And while this was never a career I saw in my future, it’s where I’ve found myself excel. I get to write, and sometimes I can even weave in a little creativity. It’s also helped me find my passion and expertise in editing. While this is something I always had an interest in, creative writing is a tricky form for the editor’s eye. How can you correct someone’s poetry? That shit comes from the soul.

But through all this, I find that I’ve lost my poetry. I think I started this blog with the intent to draft from that poet’s mindset. But, instead, I find myself focusing on research-driven topics or drafting in stream of conscious. The digital disconnect is easy to blame; there’s just something about putting pen to paper and scribbling until your hand hurts—capturing every error, rewrite or addition along the way.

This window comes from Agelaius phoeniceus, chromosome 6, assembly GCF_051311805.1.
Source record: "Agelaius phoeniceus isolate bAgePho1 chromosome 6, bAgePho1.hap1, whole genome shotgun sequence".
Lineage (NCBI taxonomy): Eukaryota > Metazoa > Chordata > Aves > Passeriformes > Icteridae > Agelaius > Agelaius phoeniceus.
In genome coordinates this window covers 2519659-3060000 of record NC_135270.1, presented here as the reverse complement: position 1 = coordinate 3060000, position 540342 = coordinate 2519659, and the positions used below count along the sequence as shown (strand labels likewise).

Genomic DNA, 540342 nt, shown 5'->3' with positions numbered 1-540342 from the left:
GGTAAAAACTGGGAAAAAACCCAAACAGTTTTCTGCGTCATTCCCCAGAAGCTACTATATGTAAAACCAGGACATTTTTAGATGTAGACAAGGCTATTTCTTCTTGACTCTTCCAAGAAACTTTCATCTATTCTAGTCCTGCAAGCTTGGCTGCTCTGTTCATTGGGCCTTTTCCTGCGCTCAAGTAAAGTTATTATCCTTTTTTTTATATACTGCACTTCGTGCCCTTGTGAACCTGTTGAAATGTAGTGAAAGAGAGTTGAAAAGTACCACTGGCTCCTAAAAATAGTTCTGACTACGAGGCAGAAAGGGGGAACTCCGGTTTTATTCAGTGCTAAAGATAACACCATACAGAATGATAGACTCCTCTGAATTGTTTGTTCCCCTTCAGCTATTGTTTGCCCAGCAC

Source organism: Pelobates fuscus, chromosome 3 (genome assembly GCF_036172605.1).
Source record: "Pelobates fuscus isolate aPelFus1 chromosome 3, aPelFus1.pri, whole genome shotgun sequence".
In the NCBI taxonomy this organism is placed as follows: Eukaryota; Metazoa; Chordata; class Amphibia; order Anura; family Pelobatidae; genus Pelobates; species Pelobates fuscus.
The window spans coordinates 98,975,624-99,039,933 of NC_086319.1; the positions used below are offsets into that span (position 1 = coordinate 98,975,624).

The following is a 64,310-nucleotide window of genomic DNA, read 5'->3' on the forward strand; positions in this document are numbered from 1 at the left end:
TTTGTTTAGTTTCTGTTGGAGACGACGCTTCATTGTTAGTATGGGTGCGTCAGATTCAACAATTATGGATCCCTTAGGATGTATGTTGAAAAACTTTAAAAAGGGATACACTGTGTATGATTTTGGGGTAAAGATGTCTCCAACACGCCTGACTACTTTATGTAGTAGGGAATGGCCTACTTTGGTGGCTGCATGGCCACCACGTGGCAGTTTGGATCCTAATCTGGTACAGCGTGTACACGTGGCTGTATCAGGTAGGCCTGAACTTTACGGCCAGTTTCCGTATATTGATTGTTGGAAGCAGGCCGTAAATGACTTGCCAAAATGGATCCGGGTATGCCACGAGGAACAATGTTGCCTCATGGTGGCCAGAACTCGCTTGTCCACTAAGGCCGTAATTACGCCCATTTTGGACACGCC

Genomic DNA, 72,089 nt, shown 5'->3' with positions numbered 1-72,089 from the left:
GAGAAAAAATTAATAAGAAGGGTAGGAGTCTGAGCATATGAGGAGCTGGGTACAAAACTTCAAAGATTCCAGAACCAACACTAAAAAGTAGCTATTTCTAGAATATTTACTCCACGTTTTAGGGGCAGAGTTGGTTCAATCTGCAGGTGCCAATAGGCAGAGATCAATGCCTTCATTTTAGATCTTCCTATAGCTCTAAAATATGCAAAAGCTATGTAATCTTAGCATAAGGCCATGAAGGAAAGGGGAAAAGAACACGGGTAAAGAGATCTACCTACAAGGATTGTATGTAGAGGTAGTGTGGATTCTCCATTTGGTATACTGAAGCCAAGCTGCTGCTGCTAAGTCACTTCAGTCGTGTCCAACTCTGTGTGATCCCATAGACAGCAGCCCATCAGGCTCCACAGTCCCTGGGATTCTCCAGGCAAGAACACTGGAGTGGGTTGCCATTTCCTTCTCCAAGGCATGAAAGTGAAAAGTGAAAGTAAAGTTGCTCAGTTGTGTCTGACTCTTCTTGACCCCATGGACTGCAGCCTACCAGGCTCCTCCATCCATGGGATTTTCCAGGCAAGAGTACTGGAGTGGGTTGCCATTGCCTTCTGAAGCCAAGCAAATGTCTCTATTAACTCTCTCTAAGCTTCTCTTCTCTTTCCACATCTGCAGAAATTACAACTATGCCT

I’ve toyed with the idea of poetry challenges. Signing myself up for readings, workshops or just about anything to get the creativity flowing again. The thing is, I only want to write for me.

“Better to write for yourself and have no public, than to write for the public and have no self.” – Cyril Connolly

Turned All My Ls into Lessons

When I don’t know what to do or how to feel, I write. I write in hopes of finding some sort of safety, connection, security. I don’t know if writing has ever helped me figure out what to do or how to feel. But I can say that writing put me at ease. It calms me and strengthens me.

I haven’t been focused on self-maintenance the past couple of years. I threw myself into wedding planning upon getting engaged, and from there I was dedicated to marathon training. After that, selling the condo and getting into our new house. I’ve given myself goals for distraction from the emotional difficulties I’ve faced. Even currently, I’m (half-assedly) training for the Chicago Triathlon Super Sprint.